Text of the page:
Nikkormat FTN shutter and rewind button stuck

Discussion in 'Nikon' started by dominicbatten, May 23, 2020.

  1. Hi

    I have a Nikkormat FTN that I had repaired about 5 years ago (as I remember the camera shutter was firing fine but no photos were getting exposed). It's worked great since then until today when the shutter stopped firing. It seems like the shutter is cocked but the shutter release button won't depress fully (feels like trying to press the button when the shutter isn't cocked). I thought I would try and unload my film and see if that helps anything but the rewind button is stuck too. I can advance the film advance lever all the way with some mild resistance but it doesn't feel like the normal resistance I got when I advanced the lever when the camera was fully operational. The battery and exposure meter seem to be working fine.

    Is there anything that can be done here? Or anything I can do to unload the film?

    Thanks in advance for any help.
  2. Forgot to mention that the film advance lever doesn't snap back when it's advanced, it just stays put in whatever position it's moved to
  3. To unload the film, use a changing bag, open the back in the bag, and carefully remove the cassette and the film from the take up reel. Then rewind the film into the cassette by hand.

    I am sorry to hear your FTn is broken.
  4. I'm an accidental unwilling Nikkormat repair expert. PM me and send me postage money and I'll let you have the last 2 of my project FTn cameras. As far as I know, they're still working perfectly from when I buttoned them up 2 years ago. All you need is foam kits for them. I'm pretty sure I already cleaned up and prepped them for new foam, but didn't want to fritter away any more money. I was the biggest Nikkormat fan of all till I discovered what a pitiful percentage of negative area shows in the finder. They're tough as an anvil otherwise. just more junk out of my house, and I don't have the heart to just throw them in the dumpster. I'm sticking with my F2. No more Nikkormats for me. Even though i can take them apart and put them back together in 30 minutes with one eye tied behind my back.
  5. Thanks for your reply bgelfand. Would I still be able to get the film out even thought he rewind button is stuck? Is there any particular technique to doing it? Or just a question of manually (and gently) moving the thumbwheel?
  6. {EDIT: Oops, upon rereading your post, I see you have the Nikkormat, FTn; I had the Nikon FTn. I am not sure how the film take up works on the Nikkormat)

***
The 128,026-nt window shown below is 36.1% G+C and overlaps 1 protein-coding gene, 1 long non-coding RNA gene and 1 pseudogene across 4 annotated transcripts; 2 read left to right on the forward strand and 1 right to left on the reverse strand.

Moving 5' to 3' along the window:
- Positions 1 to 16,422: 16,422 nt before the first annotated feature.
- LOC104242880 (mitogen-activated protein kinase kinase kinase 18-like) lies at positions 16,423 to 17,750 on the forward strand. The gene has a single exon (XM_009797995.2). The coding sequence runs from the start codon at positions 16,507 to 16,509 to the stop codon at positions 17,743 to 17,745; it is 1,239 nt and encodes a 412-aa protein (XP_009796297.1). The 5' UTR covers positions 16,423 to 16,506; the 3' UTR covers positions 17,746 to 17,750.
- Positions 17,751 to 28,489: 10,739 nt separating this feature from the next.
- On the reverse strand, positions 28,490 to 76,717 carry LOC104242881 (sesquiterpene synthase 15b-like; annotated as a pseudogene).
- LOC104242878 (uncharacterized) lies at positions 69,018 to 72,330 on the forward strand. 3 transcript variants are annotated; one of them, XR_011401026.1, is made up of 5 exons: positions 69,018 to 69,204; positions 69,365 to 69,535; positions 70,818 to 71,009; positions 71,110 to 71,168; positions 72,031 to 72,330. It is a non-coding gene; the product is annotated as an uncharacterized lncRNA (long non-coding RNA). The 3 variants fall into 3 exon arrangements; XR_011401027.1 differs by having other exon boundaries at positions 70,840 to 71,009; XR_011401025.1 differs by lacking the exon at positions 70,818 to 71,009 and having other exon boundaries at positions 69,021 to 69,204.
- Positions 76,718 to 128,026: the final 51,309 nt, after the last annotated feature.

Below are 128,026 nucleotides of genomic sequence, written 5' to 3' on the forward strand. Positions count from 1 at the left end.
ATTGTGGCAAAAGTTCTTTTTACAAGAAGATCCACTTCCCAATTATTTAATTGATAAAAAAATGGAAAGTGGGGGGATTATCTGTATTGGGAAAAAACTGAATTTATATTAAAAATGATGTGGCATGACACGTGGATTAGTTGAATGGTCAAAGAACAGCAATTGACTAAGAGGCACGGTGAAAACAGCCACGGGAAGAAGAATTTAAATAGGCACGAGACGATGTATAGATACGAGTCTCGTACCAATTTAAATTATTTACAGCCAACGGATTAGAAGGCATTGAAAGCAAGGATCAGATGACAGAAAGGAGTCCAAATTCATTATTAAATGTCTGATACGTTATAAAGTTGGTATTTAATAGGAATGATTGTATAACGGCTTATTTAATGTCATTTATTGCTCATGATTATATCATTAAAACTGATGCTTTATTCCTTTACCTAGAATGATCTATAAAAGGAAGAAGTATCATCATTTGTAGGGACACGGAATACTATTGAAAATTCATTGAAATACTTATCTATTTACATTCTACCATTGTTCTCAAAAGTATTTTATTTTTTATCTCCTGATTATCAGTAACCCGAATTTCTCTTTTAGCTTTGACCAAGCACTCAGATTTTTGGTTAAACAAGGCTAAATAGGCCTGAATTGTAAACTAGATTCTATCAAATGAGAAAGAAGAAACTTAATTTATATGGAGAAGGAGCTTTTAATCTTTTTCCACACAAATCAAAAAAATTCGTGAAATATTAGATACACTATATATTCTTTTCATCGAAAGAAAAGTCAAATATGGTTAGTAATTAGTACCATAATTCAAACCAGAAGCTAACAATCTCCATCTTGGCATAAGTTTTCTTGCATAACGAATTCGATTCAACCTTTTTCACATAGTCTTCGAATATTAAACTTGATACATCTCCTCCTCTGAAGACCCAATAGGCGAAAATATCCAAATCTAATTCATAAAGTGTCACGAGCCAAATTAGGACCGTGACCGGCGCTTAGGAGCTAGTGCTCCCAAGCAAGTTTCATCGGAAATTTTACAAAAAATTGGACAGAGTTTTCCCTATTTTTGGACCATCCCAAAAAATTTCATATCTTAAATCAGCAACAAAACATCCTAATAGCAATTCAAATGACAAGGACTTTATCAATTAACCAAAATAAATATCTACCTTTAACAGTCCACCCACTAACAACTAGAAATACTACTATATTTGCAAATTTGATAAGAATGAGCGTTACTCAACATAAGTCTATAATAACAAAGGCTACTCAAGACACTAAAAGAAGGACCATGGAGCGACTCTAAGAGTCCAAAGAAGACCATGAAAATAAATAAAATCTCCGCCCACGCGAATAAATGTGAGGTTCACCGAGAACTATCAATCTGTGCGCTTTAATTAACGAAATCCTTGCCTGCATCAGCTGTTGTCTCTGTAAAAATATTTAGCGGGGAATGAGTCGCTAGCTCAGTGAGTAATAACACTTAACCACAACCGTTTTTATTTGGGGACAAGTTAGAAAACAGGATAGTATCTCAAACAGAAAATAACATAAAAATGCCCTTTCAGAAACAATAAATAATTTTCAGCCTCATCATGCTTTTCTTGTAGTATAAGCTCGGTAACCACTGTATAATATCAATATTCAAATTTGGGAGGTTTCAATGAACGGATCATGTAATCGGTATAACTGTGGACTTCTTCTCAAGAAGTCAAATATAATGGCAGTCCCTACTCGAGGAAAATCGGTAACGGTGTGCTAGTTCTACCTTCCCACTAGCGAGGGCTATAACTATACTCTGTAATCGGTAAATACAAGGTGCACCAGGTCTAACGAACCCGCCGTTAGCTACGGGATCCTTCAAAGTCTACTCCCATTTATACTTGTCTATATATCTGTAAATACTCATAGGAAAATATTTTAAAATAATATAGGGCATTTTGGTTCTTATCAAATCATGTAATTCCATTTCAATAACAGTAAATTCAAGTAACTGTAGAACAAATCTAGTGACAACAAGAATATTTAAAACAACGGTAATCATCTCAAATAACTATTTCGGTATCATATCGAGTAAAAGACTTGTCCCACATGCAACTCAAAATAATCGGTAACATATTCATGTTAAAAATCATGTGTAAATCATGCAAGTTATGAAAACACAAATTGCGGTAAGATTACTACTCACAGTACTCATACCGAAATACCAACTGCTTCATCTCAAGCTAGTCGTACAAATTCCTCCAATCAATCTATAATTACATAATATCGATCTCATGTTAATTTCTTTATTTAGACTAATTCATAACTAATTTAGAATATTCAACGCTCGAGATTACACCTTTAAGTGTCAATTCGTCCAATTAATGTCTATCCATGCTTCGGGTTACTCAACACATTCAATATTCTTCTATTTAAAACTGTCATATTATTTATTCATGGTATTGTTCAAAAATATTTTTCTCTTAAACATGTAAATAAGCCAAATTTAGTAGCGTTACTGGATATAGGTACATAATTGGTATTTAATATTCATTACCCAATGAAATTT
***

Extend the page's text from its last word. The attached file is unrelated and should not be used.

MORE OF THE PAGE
My FTn was stolen about 18-years ago, so I cannot look at it to give a definitive answer.

    If this is black and white film and you do your own processing, first try to see can unwind the film from the take up reel manually and as you noted gently. If that does not work, cut the film at the cassette, and unwind using the free end. You would have to be careful not to scratch the film. Then load it into your tank an proceed as normal.

    If it is color film or black and white and you do not do your own processing, discuss the situation with your lab and ask for their suggestions.

    To make the camera easier to handle in a changing bag, remove the lens and install a body cap before you start.

    On the other hand, if the pictures are nothing of great value, just open the camera in daylight, unwind the fil, and discard it. Then see about repairing the camera.
  7. What has happened is that there is a lubrication problem. A set of small JIS screwdrivers will need to be ordered. The cheap sets at the Family Dollar or whatever, are not JIS and they will not properly fit the screws, causing them to be chewed out. The bottom cover will need to be removed. Beware to keep the camera turned upside down or the rewind button will just fall out and you won't know which way it went if you don't study it. Having done that, a wee bit of watch or clock oil applied to a few places will rectify the wind lever not returning. The works under there are actually quite simple and with a little bit of studying how everything works will lead you to logically decide where oil is needed. Having done that, the camera may return to proper operation. If the shutter trip button still won't go down, then this is a problem under the top cover which I have pictured in my mind but cannot talk you through it.
    robert_bowring likes this.
  8. Just to add: there is a good chance that a Nikkormat FTn uses flat head screws for the bottom cover. Nikon switched to JIS screws around around 1973~1974.

    In complete darkness, or with a changing bag: you should be able to open the camera, pull the cassette out, and manually rewind the film once it is off the advance sprocket. The take-up spool is not locked into forward only rotation. The rewind button controls the sprocket only.
    robert_bowring likes this.
  9. The post about the slotted screws in the FTN is correct, although the standard is the same. You'll still need the JIS driver set, as the slotted drivers in that set will fit the slots. Commonly available cheap sets usually need to be filed to fit. Remember, you only get one chance to "break" the screw free. One slip and the screw is ruined, turning the job into a nightmare.
    robert_bowring and bgelfand like this.
  10. I use a Wiha 260 1.5x40 flat head screw driver to take the bottom off my early Nikon F2, and tested it against the Nikkormat FTn. The 1971~1972 Nikon F2 bodies also use flat head screws. Picked up a jammed Black '71 F2 body for $25, lucked out clearing the Jam.

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